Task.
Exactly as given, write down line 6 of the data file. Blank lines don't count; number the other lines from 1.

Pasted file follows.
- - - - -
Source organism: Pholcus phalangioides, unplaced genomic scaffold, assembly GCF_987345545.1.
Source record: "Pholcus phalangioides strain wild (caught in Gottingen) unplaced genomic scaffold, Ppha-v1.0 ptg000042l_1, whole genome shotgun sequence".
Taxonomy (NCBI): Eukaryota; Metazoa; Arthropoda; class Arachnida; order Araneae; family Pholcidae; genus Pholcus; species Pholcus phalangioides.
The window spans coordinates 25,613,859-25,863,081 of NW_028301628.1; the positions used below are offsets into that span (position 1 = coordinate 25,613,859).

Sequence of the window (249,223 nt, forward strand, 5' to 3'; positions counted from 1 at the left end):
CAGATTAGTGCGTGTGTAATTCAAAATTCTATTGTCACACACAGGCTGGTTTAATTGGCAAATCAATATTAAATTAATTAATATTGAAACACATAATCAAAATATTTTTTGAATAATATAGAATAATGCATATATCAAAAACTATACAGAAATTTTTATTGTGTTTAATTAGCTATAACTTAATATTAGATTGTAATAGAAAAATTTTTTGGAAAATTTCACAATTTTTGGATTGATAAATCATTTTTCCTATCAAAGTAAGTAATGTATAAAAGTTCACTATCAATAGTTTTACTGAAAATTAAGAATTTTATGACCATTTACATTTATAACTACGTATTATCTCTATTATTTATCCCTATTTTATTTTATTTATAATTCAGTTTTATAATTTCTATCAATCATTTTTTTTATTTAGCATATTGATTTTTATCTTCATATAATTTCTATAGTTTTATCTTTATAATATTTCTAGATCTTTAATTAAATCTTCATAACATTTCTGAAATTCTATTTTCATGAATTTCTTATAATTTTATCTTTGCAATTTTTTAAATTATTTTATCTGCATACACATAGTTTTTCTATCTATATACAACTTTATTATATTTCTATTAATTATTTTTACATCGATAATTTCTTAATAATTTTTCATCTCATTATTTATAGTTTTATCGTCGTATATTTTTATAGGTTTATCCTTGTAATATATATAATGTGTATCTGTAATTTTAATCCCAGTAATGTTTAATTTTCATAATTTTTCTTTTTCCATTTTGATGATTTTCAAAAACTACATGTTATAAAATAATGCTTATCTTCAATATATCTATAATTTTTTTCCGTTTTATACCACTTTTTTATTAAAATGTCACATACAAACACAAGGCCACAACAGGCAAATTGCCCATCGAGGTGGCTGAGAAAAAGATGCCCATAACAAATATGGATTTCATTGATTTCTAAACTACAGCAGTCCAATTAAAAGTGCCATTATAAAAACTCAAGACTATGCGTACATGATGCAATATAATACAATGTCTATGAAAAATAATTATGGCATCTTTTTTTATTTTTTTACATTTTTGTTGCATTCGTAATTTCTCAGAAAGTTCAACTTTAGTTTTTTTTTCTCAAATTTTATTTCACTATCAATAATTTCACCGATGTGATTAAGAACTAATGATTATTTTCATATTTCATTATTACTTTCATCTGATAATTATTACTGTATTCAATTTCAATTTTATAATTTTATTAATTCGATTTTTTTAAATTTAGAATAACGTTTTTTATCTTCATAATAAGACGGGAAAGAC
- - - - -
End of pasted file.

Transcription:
CAGATTAGTGCGTGTGTAATTCAAAATTCTATTGTCACACACAGGCTGGTTTAATTGGCAAATCAATATTAAATTAATTAATATTGAAACACATAATCAAAATATTTTTTGAATAATATAGAATAATGCATATATCAAAAACTATACAGAAATTTTTATTGTGTTTAATTAGCTATAACTTAATATTAGATTGTAATAGAAAAATTTTTTGGAAAATTTCACAATTTTTGGATTGATAAATCATTTTTCCTATCAAAGTAAGTAATGTATAAAAGTTCACTATCAATAGTTTTACTGAAAATTAAGAATTTTATGACCATTTACATTTATAACTACGTATTATCTCTATTATTTATCCCTATTTTATTTTATTTATAATTCAGTTTTATAATTTCTATCAATCATTTTTTTTATTTAGCATATTGATTTTTATCTTCATATAATTTCTATAGTTTTATCTTTATAATATTTCTAGATCTTTAATTAAATCTTCATAACATTTCTGAAATTCTATTTTCATGAATTTCTTATAATTTTATCTTTGCAATTTTTTAAATTATTTTATCTGCATACACATAGTTTTTCTATCTATATACAACTTTATTATATTTCTATTAATTATTTTTACATCGATAATTTCTTAATAATTTTTCATCTCATTATTTATAGTTTTATCGTCGTATATTTTTATAGGTTTATCCTTGTAATATATATAATGTGTATCTGTAATTTTAATCCCAGTAATGTTTAATTTTCATAATTTTTCTTTTTCCATTTTGATGATTTTCAAAAACTACATGTTATAAAATAATGCTTATCTTCAATATATCTATAATTTTTTTCCGTTTTATACCACTTTTTTATTAAAATGTCACATACAAACACAAGGCCACAACAGGCAAATTGCCCATCGAGGTGGCTGAGAAAAAGATGCCCATAACAAATATGGATTTCATTGATTTCTAAACTACAGCAGTCCAATTAAAAGTGCCATTATAAAAACTCAAGACTATGCGTACATGATGCAATATAATACAATGTCTATGAAAAATAATTATGGCATCTTTTTTTATTTTTTTACATTTTTGTTGCATTCGTAATTTCTCAGAAAGTTCAACTTTAGTTTTTTTTTCTCAAATTTTATTTCACTATCAATAATTTCACCGATGTGATTAAGAACTAATGATTATTTTCATATTTCATTATTACTTTCATCTGATAATTATTACTGTATTCAATTTCAATTTTATAATTTTATTAATTCGATTTTTTTAAATTTAGAATAACGTTTTTTATCTTCATAATAAGACGGGAAAGAC